What Dutchman sets up is a tabletop of people with their own resources, information and decisions to make. The game offers additional information in The Videos (explained to them as, "teams find this useful") but it costs them 1 or 2 of their 20 total days. Generally, tables will resist getting these planning and best practice resources saying that they do not want to "waste a day" with this. These days gain them extra resources, more information, and a way to add more gold to their results. If they get AND SHARE the information, the group gets more gold -- the goal of the game is to "Mine as much gold as WE can" but they hear "we" as "my team, my team, my team."

In the newest version of the game, an option we are calling The Assay Office Version, a team getting The Mine Video learns it can mine an extra ounce of gold simply by knowing about this fact and asking for the extra nugget (11 versus 10 ounces). And another table gets the same Cave Card resource but does not KNOW about the available extra ounce of gold -- as play goes forward, I mention to the first tble and then to the second table that they need to talk and that one has better information than the other. Interestingly, they RESIST sharing that information, which has measurable impacts on the overall room results.

In my way of thinking, if I can show participants in the exercise that the choices they make about rushing out and not getting all the information available is often a sub-optimizing strategy in their organization and that if they choose to not share information and excess resources with another team, it has impacts on results. I can measure and report on their behaviors; we can make links to the workplace and culture pretty easily. It is the choices that they make on a daily basis that determines how collegial the culture and how much collaboration actually occurs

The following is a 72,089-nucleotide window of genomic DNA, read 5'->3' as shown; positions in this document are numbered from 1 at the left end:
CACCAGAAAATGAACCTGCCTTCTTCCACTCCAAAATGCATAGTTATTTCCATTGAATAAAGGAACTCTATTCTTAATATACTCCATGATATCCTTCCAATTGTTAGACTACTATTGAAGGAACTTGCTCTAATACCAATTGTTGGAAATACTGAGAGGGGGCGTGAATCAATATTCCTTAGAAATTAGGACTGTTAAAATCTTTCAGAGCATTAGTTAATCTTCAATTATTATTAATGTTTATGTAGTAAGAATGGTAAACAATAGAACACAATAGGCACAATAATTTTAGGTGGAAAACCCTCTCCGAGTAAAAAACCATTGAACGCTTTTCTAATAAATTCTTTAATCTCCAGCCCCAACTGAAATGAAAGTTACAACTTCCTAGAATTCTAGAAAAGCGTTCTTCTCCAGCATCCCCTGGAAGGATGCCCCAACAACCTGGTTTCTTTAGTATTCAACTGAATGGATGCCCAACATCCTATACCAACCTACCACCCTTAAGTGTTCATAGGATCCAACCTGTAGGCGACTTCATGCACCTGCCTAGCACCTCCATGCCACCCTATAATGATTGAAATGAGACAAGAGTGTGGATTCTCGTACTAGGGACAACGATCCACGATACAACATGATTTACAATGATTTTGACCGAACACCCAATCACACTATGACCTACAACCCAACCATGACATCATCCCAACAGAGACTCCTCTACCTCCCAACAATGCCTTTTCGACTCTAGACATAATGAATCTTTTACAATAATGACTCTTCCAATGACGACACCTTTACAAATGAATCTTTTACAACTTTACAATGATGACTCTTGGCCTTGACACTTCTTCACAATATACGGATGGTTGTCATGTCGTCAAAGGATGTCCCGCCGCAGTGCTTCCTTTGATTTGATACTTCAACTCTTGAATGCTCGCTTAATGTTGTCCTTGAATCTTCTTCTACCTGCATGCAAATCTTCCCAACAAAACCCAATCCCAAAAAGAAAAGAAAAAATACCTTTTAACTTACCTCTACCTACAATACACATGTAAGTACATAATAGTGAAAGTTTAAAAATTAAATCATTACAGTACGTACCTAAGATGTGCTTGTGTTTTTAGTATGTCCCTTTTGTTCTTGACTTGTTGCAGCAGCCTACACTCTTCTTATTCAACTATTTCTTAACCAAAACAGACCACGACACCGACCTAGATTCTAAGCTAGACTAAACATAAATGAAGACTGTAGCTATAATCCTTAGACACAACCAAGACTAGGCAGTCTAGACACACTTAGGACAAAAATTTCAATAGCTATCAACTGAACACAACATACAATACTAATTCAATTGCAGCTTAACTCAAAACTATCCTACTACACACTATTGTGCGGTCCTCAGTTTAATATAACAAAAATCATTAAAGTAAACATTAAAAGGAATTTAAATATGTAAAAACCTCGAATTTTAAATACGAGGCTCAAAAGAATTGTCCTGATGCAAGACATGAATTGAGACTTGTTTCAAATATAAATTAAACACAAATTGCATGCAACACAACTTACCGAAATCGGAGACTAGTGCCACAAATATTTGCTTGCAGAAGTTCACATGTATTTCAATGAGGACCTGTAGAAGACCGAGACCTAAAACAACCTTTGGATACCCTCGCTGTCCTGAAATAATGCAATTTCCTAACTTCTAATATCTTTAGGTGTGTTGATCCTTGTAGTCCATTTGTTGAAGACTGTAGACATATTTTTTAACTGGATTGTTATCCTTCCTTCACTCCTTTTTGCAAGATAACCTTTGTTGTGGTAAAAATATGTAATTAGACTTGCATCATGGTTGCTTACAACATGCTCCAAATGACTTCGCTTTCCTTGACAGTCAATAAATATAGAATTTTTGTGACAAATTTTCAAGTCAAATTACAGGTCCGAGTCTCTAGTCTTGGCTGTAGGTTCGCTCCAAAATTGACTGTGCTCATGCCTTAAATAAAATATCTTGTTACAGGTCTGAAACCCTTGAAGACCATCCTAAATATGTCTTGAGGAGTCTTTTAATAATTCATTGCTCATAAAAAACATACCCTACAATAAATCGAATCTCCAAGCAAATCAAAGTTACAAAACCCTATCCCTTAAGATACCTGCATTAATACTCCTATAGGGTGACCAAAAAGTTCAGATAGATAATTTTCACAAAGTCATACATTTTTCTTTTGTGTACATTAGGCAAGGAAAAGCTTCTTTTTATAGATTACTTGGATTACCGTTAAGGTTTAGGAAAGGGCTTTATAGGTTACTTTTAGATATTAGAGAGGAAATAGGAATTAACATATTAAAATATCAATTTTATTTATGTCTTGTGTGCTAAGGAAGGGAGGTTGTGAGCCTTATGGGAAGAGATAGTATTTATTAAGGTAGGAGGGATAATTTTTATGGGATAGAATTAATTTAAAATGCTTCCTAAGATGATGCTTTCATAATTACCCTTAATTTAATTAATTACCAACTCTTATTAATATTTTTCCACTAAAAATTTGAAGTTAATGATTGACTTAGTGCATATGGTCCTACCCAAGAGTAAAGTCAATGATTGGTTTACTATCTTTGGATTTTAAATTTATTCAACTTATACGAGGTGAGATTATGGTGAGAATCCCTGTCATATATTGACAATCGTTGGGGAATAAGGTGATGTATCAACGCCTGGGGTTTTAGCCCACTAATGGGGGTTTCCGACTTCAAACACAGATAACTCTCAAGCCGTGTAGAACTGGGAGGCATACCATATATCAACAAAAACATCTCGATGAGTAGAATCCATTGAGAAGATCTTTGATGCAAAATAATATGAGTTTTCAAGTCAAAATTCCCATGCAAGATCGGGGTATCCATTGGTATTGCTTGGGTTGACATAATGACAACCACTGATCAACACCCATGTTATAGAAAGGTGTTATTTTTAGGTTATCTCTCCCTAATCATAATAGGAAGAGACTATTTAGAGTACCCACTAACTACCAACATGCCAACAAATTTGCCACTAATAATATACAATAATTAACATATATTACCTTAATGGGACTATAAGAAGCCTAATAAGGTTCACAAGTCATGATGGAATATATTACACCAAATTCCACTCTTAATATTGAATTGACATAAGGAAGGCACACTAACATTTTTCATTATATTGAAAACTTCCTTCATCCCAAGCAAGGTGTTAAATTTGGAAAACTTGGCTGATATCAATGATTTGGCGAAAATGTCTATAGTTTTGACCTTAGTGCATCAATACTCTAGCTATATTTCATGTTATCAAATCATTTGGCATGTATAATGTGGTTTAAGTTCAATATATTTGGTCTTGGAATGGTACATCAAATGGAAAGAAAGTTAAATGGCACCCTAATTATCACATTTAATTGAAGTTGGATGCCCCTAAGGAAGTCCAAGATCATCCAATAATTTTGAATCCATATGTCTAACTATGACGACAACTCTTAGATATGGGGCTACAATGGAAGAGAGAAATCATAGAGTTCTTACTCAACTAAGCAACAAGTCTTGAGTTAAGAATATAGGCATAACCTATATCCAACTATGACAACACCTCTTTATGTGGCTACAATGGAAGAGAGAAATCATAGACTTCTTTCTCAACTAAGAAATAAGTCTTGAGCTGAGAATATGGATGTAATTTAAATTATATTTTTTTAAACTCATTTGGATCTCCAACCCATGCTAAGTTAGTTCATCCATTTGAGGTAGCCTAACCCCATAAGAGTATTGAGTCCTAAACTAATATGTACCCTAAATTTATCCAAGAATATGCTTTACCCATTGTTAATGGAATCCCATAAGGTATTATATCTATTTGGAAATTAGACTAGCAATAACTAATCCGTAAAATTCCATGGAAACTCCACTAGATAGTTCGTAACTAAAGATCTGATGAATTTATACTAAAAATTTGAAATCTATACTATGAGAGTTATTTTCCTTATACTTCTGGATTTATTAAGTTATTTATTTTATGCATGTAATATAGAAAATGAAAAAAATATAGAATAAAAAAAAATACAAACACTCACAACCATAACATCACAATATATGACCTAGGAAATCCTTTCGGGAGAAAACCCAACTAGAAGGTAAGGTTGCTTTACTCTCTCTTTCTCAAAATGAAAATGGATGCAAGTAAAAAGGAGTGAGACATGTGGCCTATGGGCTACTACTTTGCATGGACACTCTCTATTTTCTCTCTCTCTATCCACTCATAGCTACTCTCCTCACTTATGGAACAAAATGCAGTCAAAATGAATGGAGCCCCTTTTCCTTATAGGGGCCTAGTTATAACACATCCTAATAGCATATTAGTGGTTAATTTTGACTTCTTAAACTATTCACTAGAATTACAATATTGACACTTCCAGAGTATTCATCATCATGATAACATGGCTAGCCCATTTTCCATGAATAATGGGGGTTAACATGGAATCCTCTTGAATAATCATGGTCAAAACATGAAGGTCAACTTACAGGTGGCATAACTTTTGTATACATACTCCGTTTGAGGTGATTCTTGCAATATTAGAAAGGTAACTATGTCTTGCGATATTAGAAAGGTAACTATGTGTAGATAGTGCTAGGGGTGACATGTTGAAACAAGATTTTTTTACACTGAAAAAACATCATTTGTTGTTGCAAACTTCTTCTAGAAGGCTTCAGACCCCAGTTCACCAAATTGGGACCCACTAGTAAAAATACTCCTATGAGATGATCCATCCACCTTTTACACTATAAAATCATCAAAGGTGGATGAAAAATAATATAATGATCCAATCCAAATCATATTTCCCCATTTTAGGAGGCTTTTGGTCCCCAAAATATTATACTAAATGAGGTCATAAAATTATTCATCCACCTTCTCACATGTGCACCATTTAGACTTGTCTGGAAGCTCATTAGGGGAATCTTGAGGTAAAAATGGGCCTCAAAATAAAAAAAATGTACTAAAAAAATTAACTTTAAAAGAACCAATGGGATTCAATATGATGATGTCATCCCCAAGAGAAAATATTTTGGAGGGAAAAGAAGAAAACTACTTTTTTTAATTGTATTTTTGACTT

We are NOT talking here about failure, since all the teams succeed in our design. But we can talk about relative success, overall success, issues of sub-optimization caused by failures to communicate and share as well as the double-sided sword of competition and how it motivates one team but can negatively impact the overall group results, we can make direct links to what they can choose to do differently in the workplace. Some of the teams make better choices, like getting the available information or asking the Expedition Leader for advice. Some teams will readily share the resources and information with others; some teams will actively withhold the information so that they can "win" and beat the others.

For me, awareness of choices increases the possibility for consideration of alternatives. If they are unaware that alternative choices exist, they obviously cannot choose to do things differently. Plus, we get the benefits of peer support for making changes in the way things work.

From my experience, this seems to be a much less artificial situation than what is caused when one is missing a piece of a fixed puzzle. If you are missing an obvious piece (and have a piece that obviously does not fit into your problem), you HAVE to go somewhere to find it. But if you are CHOOSING not to get more information and are successful in your endeavor, it is much more like what really happens in the workplace.

Note that I am not one of those people who like Firewalking as a team building event nor like most of the "ropes" problems because of the difficulty in translating the experience into changes in how things are done in the workplace.

For the
FUN of It!

Scott Simmerman